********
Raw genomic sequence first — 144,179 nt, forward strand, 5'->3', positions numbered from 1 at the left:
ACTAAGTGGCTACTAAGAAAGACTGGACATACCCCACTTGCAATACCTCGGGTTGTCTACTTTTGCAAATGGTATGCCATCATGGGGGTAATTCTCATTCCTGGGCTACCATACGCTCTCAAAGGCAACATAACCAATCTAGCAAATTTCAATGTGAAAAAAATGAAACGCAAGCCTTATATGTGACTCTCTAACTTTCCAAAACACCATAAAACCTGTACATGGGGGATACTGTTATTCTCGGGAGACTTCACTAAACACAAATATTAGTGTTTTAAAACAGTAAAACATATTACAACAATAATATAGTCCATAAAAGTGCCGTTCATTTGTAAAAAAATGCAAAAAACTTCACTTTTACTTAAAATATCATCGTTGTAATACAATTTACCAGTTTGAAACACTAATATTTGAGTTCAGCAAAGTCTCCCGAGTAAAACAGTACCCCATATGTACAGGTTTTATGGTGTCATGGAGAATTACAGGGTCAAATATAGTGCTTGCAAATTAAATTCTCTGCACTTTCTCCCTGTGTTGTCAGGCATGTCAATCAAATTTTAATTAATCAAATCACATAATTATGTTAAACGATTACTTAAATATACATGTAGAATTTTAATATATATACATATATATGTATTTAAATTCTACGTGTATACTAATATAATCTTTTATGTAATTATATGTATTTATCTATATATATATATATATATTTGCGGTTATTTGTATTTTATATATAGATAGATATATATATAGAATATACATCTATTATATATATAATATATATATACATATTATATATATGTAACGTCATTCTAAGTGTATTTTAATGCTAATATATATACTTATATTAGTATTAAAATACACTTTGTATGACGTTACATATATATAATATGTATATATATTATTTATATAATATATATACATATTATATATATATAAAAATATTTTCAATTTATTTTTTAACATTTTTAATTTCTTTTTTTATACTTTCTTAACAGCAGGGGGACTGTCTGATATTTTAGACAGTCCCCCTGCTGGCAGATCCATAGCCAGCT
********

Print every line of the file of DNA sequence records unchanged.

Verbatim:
Raw genomic sequence first — 144,179 nt, forward strand, 5'->3', positions numbered from 1 at the left:
ACTAAGTGGCTACTAAGAAAGACTGGACATACCCCACTTGCAATACCTCGGGTTGTCTACTTTTGCAAATGGTATGCCATCATGGGGGTAATTCTCATTCCTGGGCTACCATACGCTCTCAAAGGCAACATAACCAATCTAGCAAATTTCAATGTGAAAAAAATGAAACGCAAGCCTTATATGTGACTCTCTAACTTTCCAAAACACCATAAAACCTGTACATGGGGGATACTGTTATTCTCGGGAGACTTCACTAAACACAAATATTAGTGTTTTAAAACAGTAAAACATATTACAACAATAATATAGTCCATAAAAGTGCCGTTCATTTGTAAAAAAATGCAAAAAACTTCACTTTTACTTAAAATATCATCGTTGTAATACAATTTACCAGTTTGAAACACTAATATTTGAGTTCAGCAAAGTCTCCCGAGTAAAACAGTACCCCATATGTACAGGTTTTATGGTGTCATGGAGAATTACAGGGTCAAATATAGTGCTTGCAAATTAAATTCTCTGCACTTTCTCCCTGTGTTGTCAGGCATGTCAATCAAATTTTAATTAATCAAATCACATAATTATGTTAAACGATTACTTAAATATACATGTAGAATTTTAATATATATACATATATATGTATTTAAATTCTACGTGTATACTAATATAATCTTTTATGTAATTATATGTATTTATCTATATATATATATATATATTTGCGGTTATTTGTATTTTATATATAGATAGATATATATATAGAATATACATCTATTATATATATAATATATATATACATATTATATATATGTAACGTCATTCTAAGTGTATTTTAATGCTAATATATATACTTATATTAGTATTAAAATACACTTTGTATGACGTTACATATATATAATATGTATATATATTATTTATATAATATATATACATATTATATATATATAAAAATATTTTCAATTTATTTTTTAACATTTTTAATTTCTTTTTTTATACTTTCTTAACAGCAGGGGGACTGTCTGATATTTTAGACAGTCCCCCTGCTGGCAGATCCATAGCCAGCT